Beto O’Rourke, the Texas Democratic candidate for governor, appeared to violate his pledge to refrain from using the F-word during a campaign event Wednesday.
An event attendee appeared to laugh while O’Rourke spoke about the May mass shooting in Uvalde, Texas, sparking the Democratic candidate’s profanity-laced outburst, video of the town hall event showed. The attendee’s interruption came as O’Rourke was lambasting state laws that enabled the Uvalde shooting suspect to obtain a high-powered rifle on his 18th birthday.
“Hundreds of rounds of ammunition and take that weapon that was originally designed for use on the battlefields of Vietnam to penetrate an enemy’s soldier helmet at 500 feet and knock him down dead,” O’Rourke stated while kneeling on the ground, mimicking a soldier firing a rifle.
He then quickly turned around after hearing the apparent laughter from the crowd during his demonstration.
“It may be funny to you, mother—-er, but it’s not funny to me,” O’Rourke shouted, leading to loud applause from his supporters in attendance.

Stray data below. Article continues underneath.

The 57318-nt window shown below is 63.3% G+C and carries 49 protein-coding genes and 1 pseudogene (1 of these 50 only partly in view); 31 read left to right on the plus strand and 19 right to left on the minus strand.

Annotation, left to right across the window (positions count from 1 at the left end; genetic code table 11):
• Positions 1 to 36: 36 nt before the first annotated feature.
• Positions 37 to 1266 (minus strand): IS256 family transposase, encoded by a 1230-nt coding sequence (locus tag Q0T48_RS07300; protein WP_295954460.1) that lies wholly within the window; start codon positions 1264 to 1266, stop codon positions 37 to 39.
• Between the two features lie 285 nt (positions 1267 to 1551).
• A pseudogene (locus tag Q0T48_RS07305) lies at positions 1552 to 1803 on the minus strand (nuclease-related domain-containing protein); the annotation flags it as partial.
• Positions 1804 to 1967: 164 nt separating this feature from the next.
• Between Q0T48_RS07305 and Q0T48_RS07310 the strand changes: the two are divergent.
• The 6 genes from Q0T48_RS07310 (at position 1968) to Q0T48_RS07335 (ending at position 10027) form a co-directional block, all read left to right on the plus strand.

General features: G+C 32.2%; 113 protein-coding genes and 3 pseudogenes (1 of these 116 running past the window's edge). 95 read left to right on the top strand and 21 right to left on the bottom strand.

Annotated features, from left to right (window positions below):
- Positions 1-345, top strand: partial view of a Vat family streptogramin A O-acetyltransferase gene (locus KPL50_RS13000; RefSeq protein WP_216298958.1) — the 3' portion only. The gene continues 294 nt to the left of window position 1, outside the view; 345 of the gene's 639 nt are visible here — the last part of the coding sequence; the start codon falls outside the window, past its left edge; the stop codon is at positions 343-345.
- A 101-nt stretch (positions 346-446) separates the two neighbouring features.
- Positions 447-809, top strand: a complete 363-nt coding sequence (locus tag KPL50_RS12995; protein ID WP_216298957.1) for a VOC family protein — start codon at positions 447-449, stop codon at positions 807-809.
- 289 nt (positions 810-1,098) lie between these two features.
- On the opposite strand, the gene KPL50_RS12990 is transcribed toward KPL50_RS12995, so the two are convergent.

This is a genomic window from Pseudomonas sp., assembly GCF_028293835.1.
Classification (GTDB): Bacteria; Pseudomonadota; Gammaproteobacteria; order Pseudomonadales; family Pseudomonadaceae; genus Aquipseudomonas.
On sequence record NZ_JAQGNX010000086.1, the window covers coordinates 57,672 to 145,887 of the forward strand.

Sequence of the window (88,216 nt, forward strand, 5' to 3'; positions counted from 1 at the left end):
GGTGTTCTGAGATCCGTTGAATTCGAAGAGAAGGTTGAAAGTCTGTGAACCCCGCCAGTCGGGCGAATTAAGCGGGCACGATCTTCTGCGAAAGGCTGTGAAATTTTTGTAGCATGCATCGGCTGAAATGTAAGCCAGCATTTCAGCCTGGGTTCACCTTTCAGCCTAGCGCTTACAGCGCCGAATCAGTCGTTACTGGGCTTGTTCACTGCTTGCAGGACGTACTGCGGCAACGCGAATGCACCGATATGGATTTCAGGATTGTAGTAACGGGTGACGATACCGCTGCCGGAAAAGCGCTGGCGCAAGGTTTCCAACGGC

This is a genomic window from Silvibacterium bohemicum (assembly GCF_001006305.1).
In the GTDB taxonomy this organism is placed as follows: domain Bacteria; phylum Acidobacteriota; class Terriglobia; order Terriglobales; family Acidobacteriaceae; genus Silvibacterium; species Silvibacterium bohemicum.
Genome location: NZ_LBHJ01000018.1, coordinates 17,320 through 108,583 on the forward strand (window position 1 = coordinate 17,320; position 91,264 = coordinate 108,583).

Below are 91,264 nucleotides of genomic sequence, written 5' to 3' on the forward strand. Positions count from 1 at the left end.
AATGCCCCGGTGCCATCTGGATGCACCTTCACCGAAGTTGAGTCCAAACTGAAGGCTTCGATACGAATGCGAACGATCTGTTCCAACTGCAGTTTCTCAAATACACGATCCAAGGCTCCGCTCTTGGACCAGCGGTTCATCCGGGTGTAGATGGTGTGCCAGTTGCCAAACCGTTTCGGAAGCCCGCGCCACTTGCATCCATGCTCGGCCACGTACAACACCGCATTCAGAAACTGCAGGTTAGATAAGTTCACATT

However, amid his 2020 presidential campaign, O’Rourke pledged to stop using the F-word. The promise came after a voter asked about his frequent cursing.
“Great point, and I don’t intend to use the F-word going forward. Point taken, and very strongly made. We’re going to keep it clean,” he said in March 2019.
O’Rourke, who commonly used the F-word during presidential campaign events, also appeared to break the pledge mere months after making it.
“We’re averaging about 300 mass shootings a year, no other country comes close — so yes, this is f—ed up,” he remarked during a CNN town hall in September 2019. “And if we don’t call it out for what it is, then we will continue to have this kind of bloodshed in America.”
O’Rourke eventually dropped out of the 2020 race in November 2019 after falling behind in the polls. He also failed to unseat incumbent Sen. Ted Cruz, R-Texas, in 2018.
In late 2021, O’Rourke announced his bid for Texas governor.
“Together, we can push past the small and divisive politics that we see in Texas today — and get back to the big, bold vision that used to define Texas,” he tweeted at the time.
He is set to face Gov. Greg Abbott in November. Recent polls have given Abbott a substantial lead over O’Rourke, according to FiveThirtyEight.
The O’Rourke campaign didn’t immediately respond to a request for comment.
Fox News Digital reporter Danielle Wallace contributed to this report.